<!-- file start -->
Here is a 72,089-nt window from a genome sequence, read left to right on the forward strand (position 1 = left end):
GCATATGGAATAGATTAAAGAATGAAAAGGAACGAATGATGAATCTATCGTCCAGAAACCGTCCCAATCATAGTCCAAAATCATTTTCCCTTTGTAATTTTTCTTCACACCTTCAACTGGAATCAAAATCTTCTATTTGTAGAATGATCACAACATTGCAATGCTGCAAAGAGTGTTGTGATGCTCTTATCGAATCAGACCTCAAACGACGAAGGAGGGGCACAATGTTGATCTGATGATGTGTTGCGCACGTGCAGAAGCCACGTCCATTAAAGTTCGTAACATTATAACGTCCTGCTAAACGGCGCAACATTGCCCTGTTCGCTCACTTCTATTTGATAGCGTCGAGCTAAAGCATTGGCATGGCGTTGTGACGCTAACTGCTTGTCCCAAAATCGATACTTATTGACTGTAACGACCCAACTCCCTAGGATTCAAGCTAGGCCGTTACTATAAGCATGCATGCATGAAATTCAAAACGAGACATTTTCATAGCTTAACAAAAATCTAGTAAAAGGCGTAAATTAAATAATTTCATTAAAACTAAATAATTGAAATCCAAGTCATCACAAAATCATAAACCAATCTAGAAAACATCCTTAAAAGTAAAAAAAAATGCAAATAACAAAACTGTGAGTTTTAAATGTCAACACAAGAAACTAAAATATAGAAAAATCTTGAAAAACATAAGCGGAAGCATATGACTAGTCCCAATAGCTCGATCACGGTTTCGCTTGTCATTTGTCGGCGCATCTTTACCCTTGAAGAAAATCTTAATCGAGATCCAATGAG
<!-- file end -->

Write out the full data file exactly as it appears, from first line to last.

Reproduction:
Here is a 72,089-nt window from a genome sequence, read left to right on the forward strand (position 1 = left end):
GCATATGGAATAGATTAAAGAATGAAAAGGAACGAATGATGAATCTATCGTCCAGAAACCGTCCCAATCATAGTCCAAAATCATTTTCCCTTTGTAATTTTTCTTCACACCTTCAACTGGAATCAAAATCTTCTATTTGTAGAATGATCACAACATTGCAATGCTGCAAAGAGTGTTGTGATGCTCTTATCGAATCAGACCTCAAACGACGAAGGAGGGGCACAATGTTGATCTGATGATGTGTTGCGCACGTGCAGAAGCCACGTCCATTAAAGTTCGTAACATTATAACGTCCTGCTAAACGGCGCAACATTGCCCTGTTCGCTCACTTCTATTTGATAGCGTCGAGCTAAAGCATTGGCATGGCGTTGTGACGCTAACTGCTTGTCCCAAAATCGATACTTATTGACTGTAACGACCCAACTCCCTAGGATTCAAGCTAGGCCGTTACTATAAGCATGCATGCATGAAATTCAAAACGAGACATTTTCATAGCTTAACAAAAATCTAGTAAAAGGCGTAAATTAAATAATTTCATTAAAACTAAATAATTGAAATCCAAGTCATCACAAAATCATAAACCAATCTAGAAAACATCCTTAAAAGTAAAAAAAAATGCAAATAACAAAACTGTGAGTTTTAAATGTCAACACAAGAAACTAAAATATAGAAAAATCTTGAAAAACATAAGCGGAAGCATATGACTAGTCCCAATAGCTCGATCACGGTTTCGCTTGTCATTTGTCGGCGCATCTTTACCCTTGAAGAAAATCTTAATCGAGATCCAATGAG